The African Development Bank which plays a key role in funding projects that fight poverty and improving the lives of people on the continent, is facing one of its biggest crises since its formation over half a century ago. The bank’s sharp dressing President Akinwumi Adesina who is due for re-election in August, is facing mounting pressure from within his own organisation to resign.
At the heart of the issue are allegations made by a group of whistle blowers, who claim Mr Adesina made a number of breaches of the bank’s code of conduct. Accusations of corruption and favouritism towards his fellow Nigerian compatriots have also been made against him. Mr Adesina has denied all allegations and says a that fair and transparent processes will prove his innocence, the bank has also said the claims against its president are “frivolous”, so it’s clear who the board of directors have hedged their bets on.
But it’s not quite a winning bet, not yet anyways. An internal probe meant to clear the way for Mr Adesina’s second term at the helm of the institution found him innocent. However the United States has put the brakes on matters somewhat. Led by bullish Treasury Secretary Steve Mnuchin, the US is not satisfied with the initial probe, and has called for a fresh investigation. The US is the bank’s second largest shareholder after Nigeria, which partly explains why it has been so vocal on this issue. Besides the core 54 African countries, there are 27 non-regional members, which include a number of European countries that have also called for a fresh probe into Mr Adesina and the bank’s ethics committee.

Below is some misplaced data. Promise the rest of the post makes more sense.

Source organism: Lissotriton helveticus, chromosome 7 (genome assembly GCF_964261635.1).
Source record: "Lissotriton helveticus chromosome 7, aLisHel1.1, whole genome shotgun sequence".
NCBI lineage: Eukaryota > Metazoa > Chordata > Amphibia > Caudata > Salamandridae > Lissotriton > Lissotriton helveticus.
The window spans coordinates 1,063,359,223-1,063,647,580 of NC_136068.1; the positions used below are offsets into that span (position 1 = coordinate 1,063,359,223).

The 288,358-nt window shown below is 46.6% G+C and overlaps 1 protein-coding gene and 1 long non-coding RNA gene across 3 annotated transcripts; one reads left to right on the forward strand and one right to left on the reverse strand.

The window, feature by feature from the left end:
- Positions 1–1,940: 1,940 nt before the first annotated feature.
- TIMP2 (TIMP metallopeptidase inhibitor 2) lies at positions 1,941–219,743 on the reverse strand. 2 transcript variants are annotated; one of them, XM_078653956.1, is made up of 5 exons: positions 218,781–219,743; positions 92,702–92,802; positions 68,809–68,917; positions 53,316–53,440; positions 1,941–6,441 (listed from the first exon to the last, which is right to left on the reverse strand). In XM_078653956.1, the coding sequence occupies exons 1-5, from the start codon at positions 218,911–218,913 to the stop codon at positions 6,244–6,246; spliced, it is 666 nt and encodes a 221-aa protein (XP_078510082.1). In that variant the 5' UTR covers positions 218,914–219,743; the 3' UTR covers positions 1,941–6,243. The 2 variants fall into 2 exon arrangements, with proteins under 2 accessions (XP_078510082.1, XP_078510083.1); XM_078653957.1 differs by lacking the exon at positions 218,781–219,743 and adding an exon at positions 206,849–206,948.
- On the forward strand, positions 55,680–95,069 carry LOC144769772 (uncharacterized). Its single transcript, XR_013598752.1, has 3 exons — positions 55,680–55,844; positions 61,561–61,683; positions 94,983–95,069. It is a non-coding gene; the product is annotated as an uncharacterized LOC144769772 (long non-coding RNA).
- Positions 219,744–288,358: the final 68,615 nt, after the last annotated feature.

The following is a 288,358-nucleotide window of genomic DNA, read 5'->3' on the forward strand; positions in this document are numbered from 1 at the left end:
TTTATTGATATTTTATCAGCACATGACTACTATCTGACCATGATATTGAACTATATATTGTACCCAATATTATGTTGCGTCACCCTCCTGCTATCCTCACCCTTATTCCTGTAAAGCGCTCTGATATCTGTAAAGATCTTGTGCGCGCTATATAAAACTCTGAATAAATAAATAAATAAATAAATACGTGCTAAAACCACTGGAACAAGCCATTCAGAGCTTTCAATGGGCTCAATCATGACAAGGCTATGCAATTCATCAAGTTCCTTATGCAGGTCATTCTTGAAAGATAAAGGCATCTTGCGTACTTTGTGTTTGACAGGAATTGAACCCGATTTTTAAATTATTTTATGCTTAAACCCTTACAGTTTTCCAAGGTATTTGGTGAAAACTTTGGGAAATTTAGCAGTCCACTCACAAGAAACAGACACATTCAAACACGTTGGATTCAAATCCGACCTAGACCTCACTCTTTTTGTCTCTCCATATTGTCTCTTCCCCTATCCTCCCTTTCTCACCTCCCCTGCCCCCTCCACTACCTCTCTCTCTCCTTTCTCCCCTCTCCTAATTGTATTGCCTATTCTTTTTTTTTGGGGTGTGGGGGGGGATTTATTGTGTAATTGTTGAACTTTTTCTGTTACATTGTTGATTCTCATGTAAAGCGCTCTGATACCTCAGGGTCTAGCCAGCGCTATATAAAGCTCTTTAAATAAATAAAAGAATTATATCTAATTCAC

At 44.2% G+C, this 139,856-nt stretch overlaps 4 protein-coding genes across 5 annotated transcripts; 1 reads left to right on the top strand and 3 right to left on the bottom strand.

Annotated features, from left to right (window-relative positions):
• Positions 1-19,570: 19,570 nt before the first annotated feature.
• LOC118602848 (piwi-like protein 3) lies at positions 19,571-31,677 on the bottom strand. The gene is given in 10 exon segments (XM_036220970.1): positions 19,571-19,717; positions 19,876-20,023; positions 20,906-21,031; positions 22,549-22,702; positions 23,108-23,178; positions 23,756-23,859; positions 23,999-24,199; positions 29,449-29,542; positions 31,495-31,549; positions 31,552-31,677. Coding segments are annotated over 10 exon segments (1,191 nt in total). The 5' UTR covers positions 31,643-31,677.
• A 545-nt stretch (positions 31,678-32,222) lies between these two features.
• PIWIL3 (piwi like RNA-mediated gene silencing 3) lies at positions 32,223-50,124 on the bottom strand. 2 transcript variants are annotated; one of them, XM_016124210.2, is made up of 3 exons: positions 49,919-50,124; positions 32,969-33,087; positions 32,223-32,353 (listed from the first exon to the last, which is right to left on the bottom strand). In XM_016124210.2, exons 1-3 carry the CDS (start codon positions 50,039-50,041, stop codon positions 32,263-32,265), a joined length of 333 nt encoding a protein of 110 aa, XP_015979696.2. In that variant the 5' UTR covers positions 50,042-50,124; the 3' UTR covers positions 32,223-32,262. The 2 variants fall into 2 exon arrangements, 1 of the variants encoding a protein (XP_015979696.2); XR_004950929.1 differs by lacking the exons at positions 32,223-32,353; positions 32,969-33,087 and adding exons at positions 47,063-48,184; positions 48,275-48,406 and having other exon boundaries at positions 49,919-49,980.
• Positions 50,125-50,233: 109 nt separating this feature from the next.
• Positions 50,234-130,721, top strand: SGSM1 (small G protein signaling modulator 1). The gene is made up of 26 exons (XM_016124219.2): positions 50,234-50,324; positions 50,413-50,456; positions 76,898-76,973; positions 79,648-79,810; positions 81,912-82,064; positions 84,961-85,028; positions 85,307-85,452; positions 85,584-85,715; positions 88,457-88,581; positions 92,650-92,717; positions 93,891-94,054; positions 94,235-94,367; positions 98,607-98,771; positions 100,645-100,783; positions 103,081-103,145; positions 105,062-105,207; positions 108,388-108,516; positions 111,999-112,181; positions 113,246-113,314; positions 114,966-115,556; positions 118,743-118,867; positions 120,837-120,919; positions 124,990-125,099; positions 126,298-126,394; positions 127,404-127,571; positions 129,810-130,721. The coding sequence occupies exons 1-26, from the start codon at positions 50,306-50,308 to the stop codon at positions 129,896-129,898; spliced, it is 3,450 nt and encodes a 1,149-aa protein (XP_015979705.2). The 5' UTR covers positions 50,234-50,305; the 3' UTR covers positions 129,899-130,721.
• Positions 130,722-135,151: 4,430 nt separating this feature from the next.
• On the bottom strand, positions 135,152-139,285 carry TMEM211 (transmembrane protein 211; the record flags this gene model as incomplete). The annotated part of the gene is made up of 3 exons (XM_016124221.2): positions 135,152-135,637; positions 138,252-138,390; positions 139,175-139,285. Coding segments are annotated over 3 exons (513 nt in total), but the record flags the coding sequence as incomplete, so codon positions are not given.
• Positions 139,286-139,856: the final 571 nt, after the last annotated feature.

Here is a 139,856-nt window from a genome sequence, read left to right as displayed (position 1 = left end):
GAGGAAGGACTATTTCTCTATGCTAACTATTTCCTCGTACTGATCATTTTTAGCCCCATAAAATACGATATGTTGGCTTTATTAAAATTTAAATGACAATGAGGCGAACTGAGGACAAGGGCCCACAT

However mounting pressure from non-regional shareholders has forced the bank’s hand into launching a new independent probe into the embattled Mr Adesina, whose path to a new five-year term now hinges on the outcome of the new investigation. While Mr Adesina clearly has enemies who are eager to see his exit, but he still has a number of staunch and very vocal supporters. There’s a fear amongst the continent’s top brass that Africa stands to lose control of the bank if Mr Adesina is ousted, former Kenyan Prime Minister Raila Odinga says the new probe seeks to “derail and disrupt the premier Pan-African institution.”
The troubles at the AFDB will be of great concern to those keen on promoting Africa’s developmental agenda, and as the continent continues to battle Covid-19, the bank will have an even bigger role to play in ensuring Africa’s economies can weather the storm. The bank has set aside $10 billion as part of its economic relief fund for Covid-19, strong, ethical leadership is needed to disperse these funds. Corruption, maladministration must be rooted out of our institutions if the continent is to move forward. If indeed the allegations against Mr Adesina are found to be true, he has to go. If he’s cleared, the bank must be allowed to continue its developmental agenda, the continent is in desperate need.